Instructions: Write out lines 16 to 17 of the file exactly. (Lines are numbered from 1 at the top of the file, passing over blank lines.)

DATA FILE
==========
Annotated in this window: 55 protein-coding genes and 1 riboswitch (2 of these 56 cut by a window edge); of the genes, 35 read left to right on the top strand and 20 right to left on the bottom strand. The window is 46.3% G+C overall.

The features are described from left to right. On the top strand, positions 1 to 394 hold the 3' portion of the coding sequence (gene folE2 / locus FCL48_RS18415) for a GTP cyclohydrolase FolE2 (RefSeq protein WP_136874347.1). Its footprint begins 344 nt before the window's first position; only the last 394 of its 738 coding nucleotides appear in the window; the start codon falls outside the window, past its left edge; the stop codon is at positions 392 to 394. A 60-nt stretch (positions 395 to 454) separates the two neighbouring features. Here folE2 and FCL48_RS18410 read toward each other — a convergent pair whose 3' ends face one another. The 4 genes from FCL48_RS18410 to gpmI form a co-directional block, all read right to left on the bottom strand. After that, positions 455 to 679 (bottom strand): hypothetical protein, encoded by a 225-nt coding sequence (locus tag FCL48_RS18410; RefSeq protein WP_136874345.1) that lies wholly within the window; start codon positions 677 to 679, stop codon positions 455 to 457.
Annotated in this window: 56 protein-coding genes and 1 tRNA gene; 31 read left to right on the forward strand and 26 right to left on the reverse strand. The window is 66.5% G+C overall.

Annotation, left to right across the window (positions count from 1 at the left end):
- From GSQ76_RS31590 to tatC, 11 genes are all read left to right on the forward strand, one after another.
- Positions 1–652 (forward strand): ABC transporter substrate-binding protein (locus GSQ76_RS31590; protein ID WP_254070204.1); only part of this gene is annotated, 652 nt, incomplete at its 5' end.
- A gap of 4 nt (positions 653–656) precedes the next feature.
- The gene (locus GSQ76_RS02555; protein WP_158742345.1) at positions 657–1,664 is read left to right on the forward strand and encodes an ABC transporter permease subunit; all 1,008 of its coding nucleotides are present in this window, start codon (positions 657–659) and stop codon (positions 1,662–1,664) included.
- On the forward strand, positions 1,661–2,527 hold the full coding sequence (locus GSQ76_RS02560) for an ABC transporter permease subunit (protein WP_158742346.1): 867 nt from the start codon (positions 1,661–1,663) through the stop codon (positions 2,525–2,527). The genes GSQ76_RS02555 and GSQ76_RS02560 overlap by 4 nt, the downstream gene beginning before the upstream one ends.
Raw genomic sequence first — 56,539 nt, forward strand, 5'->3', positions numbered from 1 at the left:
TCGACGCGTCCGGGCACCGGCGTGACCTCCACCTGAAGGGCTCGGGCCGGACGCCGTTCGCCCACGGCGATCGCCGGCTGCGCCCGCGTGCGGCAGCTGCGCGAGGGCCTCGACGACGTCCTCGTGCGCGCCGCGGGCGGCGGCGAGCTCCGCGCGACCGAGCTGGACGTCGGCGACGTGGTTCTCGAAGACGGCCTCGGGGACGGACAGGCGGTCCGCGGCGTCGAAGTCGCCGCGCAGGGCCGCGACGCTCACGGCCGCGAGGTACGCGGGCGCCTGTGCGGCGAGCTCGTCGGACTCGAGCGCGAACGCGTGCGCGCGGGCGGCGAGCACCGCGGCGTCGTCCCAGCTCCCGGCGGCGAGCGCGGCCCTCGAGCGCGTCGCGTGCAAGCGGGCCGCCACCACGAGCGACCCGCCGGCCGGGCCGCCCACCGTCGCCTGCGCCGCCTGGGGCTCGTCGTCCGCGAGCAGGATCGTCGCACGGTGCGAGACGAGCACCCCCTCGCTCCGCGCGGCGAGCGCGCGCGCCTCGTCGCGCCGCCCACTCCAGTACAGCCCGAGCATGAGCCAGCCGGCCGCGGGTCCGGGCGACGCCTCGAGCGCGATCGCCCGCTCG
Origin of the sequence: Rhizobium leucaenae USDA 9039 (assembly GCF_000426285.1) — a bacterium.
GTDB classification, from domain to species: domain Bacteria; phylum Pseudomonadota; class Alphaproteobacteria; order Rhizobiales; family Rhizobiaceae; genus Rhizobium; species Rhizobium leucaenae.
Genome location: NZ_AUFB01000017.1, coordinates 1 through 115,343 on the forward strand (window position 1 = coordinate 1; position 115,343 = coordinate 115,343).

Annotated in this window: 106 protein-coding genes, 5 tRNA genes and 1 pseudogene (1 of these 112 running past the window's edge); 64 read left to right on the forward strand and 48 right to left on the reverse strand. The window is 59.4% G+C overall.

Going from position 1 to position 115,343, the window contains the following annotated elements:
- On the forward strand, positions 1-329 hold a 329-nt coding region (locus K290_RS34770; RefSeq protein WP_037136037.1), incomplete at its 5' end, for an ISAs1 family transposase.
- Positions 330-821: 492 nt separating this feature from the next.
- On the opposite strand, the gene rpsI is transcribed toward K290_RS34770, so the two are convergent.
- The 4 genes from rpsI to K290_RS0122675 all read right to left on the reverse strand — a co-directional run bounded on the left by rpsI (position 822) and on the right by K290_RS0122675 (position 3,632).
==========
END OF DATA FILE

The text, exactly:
Going from position 1 to position 115,343, the window contains the following annotated elements:
- On the forward strand, positions 1-329 hold a 329-nt coding region (locus K290_RS34770; RefSeq protein WP_037136037.1), incomplete at its 5' end, for an ISAs1 family transposase.